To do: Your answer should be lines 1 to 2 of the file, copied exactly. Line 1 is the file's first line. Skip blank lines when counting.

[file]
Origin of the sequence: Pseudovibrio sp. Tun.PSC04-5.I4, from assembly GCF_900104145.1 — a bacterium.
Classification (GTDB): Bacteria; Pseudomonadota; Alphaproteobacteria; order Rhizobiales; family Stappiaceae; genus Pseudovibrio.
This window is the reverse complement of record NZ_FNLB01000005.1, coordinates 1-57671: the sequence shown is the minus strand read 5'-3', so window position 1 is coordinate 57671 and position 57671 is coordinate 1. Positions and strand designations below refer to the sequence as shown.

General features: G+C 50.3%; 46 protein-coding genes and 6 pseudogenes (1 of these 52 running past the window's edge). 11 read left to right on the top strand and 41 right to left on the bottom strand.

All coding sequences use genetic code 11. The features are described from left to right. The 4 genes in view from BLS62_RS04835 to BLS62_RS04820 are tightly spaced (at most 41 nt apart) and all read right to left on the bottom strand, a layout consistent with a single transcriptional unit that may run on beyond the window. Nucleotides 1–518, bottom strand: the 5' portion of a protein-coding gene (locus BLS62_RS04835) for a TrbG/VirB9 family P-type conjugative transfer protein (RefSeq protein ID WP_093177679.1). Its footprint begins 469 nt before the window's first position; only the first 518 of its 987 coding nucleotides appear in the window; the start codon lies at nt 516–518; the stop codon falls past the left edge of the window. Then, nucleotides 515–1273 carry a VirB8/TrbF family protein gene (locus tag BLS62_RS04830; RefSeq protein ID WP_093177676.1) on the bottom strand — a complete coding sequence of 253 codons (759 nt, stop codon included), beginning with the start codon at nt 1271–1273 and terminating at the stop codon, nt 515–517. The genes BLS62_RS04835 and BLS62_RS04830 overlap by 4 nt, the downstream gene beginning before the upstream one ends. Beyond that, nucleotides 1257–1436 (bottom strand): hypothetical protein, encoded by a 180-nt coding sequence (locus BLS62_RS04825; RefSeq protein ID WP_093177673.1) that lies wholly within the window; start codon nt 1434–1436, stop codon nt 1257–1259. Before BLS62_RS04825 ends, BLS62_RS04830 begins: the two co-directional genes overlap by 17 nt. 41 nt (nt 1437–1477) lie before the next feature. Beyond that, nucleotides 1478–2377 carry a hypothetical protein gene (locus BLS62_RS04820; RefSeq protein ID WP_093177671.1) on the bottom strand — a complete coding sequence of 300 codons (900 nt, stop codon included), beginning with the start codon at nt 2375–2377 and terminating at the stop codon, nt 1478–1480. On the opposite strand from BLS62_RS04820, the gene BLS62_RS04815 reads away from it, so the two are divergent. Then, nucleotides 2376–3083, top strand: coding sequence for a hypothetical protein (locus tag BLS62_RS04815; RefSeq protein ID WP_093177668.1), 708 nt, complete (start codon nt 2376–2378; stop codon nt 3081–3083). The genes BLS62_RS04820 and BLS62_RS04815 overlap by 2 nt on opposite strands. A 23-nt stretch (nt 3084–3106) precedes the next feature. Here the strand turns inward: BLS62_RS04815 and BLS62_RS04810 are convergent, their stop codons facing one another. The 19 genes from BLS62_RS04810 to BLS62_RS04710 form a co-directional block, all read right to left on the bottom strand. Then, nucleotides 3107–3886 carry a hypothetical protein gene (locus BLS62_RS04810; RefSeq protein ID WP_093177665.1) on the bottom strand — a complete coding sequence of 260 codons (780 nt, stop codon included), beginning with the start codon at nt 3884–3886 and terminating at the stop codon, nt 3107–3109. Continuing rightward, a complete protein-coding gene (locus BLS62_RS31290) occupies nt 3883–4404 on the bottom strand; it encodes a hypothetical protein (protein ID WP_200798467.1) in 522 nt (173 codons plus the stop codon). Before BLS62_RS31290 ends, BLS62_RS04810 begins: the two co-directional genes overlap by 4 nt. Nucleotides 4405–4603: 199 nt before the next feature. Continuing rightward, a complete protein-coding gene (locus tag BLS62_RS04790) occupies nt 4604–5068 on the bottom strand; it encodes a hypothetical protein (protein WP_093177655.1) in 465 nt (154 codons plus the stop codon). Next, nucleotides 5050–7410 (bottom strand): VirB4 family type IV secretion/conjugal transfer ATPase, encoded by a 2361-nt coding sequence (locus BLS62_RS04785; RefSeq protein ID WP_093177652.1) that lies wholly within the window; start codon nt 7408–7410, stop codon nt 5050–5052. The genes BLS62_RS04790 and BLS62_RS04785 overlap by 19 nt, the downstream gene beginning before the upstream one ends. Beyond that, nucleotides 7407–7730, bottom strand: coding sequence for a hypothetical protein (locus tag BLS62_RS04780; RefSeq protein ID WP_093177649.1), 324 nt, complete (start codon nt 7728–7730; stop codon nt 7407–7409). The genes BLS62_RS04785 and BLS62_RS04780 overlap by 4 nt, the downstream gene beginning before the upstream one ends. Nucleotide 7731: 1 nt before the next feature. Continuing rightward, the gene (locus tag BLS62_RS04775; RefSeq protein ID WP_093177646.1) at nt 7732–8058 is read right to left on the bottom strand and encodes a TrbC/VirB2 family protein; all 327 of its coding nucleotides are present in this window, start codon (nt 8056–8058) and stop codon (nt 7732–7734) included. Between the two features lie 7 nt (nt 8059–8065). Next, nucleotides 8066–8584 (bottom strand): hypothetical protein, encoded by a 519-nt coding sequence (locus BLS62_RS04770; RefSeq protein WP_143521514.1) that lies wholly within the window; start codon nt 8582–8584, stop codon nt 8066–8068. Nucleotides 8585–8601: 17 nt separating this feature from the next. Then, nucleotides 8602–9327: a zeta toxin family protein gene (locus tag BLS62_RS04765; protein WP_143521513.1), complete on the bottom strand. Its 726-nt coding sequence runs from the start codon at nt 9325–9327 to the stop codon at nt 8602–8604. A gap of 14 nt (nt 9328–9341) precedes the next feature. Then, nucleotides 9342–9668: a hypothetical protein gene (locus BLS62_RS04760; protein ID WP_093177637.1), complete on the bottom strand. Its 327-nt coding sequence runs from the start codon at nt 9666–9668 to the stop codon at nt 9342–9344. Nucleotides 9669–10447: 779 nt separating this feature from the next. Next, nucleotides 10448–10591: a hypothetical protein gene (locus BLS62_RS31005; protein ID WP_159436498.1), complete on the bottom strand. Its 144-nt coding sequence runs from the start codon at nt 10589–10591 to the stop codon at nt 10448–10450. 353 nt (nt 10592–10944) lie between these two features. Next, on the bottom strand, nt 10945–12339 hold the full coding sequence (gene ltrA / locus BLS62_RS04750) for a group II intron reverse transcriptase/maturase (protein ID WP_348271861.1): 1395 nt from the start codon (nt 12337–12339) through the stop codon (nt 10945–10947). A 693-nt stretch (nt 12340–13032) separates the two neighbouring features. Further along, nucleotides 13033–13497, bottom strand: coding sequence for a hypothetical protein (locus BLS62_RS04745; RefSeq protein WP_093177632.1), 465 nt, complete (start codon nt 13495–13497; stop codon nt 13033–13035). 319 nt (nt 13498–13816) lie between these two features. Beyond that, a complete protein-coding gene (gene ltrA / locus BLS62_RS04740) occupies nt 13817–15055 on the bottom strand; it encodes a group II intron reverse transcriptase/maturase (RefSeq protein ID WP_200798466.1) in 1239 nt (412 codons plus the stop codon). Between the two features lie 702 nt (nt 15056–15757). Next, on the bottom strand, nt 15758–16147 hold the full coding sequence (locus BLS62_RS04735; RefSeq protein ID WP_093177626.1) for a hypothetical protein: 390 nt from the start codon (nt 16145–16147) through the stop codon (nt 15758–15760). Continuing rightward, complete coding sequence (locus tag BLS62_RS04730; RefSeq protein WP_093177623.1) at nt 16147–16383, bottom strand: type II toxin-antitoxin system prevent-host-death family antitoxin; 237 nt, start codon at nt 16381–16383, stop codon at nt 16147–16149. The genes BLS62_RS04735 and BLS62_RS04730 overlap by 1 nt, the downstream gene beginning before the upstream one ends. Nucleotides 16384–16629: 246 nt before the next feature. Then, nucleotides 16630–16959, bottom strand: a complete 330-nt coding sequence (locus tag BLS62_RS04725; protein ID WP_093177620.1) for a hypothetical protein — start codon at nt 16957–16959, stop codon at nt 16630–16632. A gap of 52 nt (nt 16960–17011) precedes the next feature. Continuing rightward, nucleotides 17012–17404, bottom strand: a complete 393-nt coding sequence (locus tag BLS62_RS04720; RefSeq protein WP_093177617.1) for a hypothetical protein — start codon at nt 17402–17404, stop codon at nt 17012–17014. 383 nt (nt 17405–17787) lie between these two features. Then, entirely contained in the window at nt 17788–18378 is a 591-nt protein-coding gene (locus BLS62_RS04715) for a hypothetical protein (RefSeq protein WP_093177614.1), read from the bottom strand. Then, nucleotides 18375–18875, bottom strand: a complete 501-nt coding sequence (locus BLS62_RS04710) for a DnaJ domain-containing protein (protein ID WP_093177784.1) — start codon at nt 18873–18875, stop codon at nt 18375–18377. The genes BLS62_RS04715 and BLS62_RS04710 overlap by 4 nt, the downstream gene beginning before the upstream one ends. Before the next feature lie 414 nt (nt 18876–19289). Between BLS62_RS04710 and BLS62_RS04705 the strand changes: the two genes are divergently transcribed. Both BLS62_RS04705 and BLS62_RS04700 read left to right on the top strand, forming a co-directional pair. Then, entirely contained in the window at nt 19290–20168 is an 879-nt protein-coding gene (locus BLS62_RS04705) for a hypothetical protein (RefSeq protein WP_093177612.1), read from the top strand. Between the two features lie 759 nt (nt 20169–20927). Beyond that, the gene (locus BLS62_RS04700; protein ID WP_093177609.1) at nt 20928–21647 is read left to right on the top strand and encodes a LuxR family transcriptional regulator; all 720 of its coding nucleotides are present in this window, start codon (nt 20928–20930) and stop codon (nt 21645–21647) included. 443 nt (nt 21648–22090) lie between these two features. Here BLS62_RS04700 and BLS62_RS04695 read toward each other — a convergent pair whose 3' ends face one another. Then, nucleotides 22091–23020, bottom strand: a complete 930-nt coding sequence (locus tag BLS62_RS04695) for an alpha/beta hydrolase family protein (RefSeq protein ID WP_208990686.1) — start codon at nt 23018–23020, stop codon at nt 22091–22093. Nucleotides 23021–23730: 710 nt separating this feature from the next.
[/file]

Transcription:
Origin of the sequence: Pseudovibrio sp. Tun.PSC04-5.I4, from assembly GCF_900104145.1 — a bacterium.
Classification (GTDB): Bacteria; Pseudomonadota; Alphaproteobacteria; order Rhizobiales; family Stappiaceae; genus Pseudovibrio.